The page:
Slowww Motionnn, the staple of many an action movie – artistically used, narratively used, often indulgent. M:I2 anyone?
In showing the passage of time for dramatic effect a good slow-mo’ can add that extra dimension without the need for goggles.
The new drug of the future irradiated America is SLO-MO; slowing time to a fraction of the normal speed giving Dredd one of its most excellent stylistic subtleties amongst otherwise standard action devices.
Director Pete Travis’ use of his own pseudo bullet-time as a visual and sensory tool, conveying the reality-altering intoxication of Mega City One’s drugged up populous, is an artistic touch of flair that surprisingly elevates Dredd above a paltry box office return, to now possibly gain sleeper home entertainment success after passing under the radar in the jam packed comic book late summer of 2012.
75,000 strong mega block, Peach Trees (sounds lovely), is Megacity’s central high-rise hub of narcotic supply and the narrow setting for violent action, stumbled upon by Karl Urban’s legendary Judge Dredd after a routine multiple homicide call. Psychic new recruit Anderson (Olivia Thirlby) comes along for a training day like no other as lofty overlord Ma-Ma (Lena Headey) declares lockdown war on the ensnared judges; Onwards and upwards then to battle once more through multiple levels of grimy tenement.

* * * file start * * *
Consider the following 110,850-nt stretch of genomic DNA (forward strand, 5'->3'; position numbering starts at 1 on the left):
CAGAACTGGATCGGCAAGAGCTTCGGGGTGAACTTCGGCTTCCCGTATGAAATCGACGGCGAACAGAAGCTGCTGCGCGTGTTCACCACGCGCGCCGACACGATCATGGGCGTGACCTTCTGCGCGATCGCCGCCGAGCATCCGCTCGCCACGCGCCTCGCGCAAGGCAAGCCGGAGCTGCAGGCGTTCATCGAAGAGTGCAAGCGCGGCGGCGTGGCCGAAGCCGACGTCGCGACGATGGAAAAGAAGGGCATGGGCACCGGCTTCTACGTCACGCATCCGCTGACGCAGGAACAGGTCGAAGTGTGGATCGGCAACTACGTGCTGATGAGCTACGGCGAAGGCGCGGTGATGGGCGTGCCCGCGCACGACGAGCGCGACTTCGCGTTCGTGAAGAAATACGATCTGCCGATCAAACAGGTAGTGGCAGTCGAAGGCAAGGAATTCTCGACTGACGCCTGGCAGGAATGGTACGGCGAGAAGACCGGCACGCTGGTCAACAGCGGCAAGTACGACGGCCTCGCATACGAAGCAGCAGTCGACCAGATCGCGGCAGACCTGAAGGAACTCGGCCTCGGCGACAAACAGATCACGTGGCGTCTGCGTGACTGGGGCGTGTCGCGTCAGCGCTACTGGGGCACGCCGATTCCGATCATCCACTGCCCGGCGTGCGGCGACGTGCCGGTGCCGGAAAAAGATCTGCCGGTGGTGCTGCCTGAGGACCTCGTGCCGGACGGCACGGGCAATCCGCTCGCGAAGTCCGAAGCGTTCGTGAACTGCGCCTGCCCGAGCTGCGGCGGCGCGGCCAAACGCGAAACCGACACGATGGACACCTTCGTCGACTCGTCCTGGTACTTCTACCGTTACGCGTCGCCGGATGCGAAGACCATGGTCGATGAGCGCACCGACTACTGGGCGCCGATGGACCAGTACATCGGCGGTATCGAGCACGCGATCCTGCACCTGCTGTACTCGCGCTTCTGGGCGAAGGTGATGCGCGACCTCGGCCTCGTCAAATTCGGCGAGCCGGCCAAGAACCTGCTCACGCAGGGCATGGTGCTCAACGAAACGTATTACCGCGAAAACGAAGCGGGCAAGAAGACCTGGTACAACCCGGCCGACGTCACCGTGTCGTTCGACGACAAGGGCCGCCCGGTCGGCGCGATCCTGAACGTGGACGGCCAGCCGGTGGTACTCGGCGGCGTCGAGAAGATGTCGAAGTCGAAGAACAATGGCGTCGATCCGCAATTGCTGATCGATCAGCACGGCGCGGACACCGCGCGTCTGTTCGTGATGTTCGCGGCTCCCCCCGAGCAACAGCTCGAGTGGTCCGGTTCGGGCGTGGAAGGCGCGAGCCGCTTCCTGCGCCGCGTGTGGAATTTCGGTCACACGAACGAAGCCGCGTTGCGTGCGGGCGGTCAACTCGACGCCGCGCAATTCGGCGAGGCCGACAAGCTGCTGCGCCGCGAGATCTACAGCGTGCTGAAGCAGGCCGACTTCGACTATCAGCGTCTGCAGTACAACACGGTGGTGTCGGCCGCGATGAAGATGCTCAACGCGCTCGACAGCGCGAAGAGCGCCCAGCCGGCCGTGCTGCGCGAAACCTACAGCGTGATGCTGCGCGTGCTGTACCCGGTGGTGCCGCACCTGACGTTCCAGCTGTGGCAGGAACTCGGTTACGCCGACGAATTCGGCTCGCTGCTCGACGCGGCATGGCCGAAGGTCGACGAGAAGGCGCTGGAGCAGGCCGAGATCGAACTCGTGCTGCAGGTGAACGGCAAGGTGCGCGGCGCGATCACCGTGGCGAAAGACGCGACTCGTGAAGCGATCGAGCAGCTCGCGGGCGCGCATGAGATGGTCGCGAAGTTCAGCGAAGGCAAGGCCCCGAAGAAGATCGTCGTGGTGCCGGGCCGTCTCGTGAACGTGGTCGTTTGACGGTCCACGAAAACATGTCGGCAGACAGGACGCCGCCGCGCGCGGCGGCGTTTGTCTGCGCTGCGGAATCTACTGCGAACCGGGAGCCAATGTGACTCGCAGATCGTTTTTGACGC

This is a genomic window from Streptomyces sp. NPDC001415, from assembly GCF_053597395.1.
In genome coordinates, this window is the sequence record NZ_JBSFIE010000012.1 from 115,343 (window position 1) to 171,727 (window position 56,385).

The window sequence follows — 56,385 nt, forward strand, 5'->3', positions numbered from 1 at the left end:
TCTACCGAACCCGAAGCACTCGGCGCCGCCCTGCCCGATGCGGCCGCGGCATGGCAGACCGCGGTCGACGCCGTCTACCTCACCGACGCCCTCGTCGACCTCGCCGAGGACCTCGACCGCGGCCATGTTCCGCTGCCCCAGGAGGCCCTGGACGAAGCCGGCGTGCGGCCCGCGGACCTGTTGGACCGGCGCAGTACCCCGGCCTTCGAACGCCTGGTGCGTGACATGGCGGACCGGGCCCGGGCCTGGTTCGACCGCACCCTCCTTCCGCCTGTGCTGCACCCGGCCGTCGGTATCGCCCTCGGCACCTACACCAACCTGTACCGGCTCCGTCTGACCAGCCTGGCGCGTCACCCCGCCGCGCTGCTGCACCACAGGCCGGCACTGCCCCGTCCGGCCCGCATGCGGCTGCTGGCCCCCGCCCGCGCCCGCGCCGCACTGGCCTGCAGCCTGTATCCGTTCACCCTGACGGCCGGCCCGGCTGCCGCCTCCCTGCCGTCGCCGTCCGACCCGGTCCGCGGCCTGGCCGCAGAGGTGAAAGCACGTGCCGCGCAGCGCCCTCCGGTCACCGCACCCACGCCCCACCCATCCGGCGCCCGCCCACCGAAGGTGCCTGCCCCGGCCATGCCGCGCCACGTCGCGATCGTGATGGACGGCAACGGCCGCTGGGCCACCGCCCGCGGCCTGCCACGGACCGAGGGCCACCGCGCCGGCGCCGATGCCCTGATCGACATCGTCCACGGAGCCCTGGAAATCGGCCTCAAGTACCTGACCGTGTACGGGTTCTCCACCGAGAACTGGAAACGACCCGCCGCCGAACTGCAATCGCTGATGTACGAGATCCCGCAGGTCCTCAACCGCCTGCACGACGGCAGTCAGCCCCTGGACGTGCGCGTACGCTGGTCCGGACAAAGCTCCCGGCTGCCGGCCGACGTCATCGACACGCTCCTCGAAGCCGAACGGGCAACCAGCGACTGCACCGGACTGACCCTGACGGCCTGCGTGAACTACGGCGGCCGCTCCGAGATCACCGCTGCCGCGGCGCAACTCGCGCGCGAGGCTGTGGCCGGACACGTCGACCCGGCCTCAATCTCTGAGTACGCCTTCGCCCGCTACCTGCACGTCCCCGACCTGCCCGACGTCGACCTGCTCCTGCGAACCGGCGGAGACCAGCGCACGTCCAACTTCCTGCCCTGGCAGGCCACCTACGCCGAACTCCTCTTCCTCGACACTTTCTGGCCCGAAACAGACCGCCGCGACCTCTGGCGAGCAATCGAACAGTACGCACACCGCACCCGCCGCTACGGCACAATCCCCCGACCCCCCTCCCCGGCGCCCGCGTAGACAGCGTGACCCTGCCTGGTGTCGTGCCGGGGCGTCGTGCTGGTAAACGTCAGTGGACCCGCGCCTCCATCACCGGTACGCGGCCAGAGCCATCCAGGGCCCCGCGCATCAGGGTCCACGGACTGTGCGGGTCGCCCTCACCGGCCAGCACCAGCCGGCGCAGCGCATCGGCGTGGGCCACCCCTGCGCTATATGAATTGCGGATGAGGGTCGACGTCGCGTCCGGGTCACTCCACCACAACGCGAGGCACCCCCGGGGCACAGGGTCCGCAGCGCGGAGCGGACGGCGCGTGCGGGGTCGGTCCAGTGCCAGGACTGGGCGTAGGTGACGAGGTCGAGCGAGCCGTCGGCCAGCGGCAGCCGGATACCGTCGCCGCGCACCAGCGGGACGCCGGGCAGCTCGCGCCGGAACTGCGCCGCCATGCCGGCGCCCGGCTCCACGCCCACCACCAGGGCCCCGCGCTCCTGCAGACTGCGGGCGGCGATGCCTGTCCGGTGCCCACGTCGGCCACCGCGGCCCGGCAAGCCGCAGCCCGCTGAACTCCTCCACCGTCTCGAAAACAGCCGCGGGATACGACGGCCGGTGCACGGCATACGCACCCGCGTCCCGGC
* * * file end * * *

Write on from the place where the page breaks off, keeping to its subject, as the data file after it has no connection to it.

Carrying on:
Attacking the block once more in just over a year, Dredd’s Raiding style draws the inevitable comparisons to the riotous Indonesian entry. Dredd is certainly as repetitive and narratively simplistic, but a tight runtime doesn’t labour and further well timed technical FX, with Anderson’s psychic abilities bringing further touches of aesthetic flair, allows a break from the repetition, with CCTV camera aspects cleverly creating a feeling of claustrophobia.
The synonymous one liners and dark humour dissolve any real peril, but wisecracking and all round badassness from Urban gives us the Dredd we have long waited for, keeping helmet firmly in place to rapturous fan boy approval.
The addition of newbie Anderson also works to create some splendid co-op assaults, but Dredd is best as a one man army, Swiss army gun in hand, still nails, and minus Sly’s goldy looking chain adornments, the new militia style Dredd comes ready worn and battle hardened, adding to the used world feel of the convulsing city.
The singular setting resists the temptation to the break the siege out into the vast metropolis and wastelands beyond, working to create a taught re-boot and uncomplicated narrative that shifts along nicely with intermittent aerial shots of a titanic city still managing to provide a glimpse of the immensity of the chaos outside the uber-tenement block.
Dredd no doubt achieves some success with graphic creative touches and a great lead, proving to be more worthy than box office returns suggest ($32m), but with all the chaos of Megacity left mostly untouched the mouth-watering prospect of sequel(s) is surely just beyond the irradiated horizon.
(LoveFilm by post)